A similarly problematic process is under way among, specifically, younger American Jews, only about a third of whom (as compared with 53 percent of those sixty-five and older) now view Israel as a very important component of their Jewish identity. If, in 1981, more than 80 percent of young Jewish Americans reported that Israel’s destruction would be a personal tragedy for them, by 2007 fewer than half felt that way, and 25 percent even thought that the United States was giving too much support to Israel. Low birth rates, high intermarriage rates, and assimilation continue to undermine the strength of the Jewish community, historically an irreplaceable source of support for Israel.

True, somewhat offsetting these trends is the change in the religious composition of the Jewish population: the number of Orthodox and ultra-Orthodox Jews is growing, while the number of Conservative and Reform Jews, traditionally at the forefront of pro-Israel support, is decreasing. Proportionally, 35 percent of all American Jewish children under the age of five today are Orthodox, and by 2050 the Orthodox community as a whole may increase from 10 to 25 percent of the total Jewish population today. Among the Orthodox and many of the ultra-Orthodox, support for Israel is firm—although, as the above percentages suggest, their absolute numbers still lag behind those of Conservative and Reform Jews.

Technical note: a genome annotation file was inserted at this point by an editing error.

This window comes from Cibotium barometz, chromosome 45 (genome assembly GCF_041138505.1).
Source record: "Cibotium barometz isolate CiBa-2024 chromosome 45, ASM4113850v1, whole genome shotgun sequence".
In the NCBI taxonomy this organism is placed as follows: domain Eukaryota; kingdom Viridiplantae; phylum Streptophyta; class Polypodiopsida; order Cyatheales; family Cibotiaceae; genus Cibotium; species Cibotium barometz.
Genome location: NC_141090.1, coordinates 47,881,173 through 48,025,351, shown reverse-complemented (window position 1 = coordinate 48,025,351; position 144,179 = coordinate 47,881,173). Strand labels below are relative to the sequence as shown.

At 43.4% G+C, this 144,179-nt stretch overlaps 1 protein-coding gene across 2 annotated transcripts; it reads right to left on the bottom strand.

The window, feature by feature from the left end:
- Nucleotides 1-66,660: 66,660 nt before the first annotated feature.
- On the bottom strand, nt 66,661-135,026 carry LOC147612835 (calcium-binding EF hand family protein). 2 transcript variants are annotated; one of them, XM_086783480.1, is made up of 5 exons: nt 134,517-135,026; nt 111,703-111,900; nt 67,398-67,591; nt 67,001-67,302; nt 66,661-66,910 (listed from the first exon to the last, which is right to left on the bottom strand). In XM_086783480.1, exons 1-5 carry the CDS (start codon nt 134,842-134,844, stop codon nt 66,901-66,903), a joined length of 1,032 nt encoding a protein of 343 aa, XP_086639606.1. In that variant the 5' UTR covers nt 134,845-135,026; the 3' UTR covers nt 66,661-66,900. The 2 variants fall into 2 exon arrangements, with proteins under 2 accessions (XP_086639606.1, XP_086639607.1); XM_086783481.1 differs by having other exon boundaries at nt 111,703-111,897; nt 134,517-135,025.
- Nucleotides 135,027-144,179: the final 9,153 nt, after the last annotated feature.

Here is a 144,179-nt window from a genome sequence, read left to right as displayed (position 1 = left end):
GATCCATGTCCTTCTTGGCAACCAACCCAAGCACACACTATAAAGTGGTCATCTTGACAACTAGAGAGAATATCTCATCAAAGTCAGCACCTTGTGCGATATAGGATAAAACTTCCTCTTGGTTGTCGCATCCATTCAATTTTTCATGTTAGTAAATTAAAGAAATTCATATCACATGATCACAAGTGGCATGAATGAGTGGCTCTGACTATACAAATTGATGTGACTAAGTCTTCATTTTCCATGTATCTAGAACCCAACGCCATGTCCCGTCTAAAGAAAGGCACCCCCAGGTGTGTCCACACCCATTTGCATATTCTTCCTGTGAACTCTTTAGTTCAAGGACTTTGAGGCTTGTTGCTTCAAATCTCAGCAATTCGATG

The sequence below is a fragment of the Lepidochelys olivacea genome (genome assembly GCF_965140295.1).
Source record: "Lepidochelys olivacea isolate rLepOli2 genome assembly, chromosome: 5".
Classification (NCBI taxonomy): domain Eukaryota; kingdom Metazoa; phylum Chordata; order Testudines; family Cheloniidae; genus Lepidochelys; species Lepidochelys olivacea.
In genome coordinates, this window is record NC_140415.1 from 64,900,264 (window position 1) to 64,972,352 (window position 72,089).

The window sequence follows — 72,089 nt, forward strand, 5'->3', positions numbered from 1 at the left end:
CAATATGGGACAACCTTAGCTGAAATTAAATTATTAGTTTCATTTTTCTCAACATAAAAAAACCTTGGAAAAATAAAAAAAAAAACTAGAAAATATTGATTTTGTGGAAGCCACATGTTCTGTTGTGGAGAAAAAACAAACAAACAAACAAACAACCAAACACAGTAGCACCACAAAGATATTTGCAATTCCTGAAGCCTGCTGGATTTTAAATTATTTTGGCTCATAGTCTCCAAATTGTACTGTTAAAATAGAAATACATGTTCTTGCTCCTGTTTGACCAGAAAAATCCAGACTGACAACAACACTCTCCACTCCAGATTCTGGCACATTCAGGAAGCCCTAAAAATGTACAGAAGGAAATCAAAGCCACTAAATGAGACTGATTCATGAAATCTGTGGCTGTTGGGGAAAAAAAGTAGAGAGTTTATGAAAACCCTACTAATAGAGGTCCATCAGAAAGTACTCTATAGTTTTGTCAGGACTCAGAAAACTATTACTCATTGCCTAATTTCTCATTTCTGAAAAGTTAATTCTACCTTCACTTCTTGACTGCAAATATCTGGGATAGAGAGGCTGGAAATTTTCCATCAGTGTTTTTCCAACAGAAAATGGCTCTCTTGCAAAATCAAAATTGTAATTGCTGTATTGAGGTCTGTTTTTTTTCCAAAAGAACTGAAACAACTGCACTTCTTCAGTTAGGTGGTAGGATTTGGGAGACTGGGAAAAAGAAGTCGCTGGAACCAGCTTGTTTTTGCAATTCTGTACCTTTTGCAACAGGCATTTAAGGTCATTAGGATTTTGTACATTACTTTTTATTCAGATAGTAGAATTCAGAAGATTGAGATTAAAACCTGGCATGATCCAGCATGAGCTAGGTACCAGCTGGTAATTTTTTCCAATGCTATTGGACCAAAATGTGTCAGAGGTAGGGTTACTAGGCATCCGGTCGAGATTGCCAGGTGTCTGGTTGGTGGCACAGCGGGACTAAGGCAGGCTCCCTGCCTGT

Another factor is the erosion of the centralized approach toward Israel that long characterized the organized Jewish community. Today’s ideological divisions, exemplified by the rise of Americans for Peace Now and J Street on the left and of American Friends of Likud and the Zionist Organization of America on the right, have weakened AIPAC’s heretofore unchallenged role as the sole representative of the pro-Israel community and exercised a negative impact on the leverage available to the pro-Israel forces as a whole. As the trend becomes more deeply embedded, it is likely to cripple the American Jewish community’s role as Israel’s “strategic hinterland.” And this is happening at the same time as the two groups in the United States among whom support for Israel is the lowest—Hispanics and the religiously unaffiliated—are growing rapidly.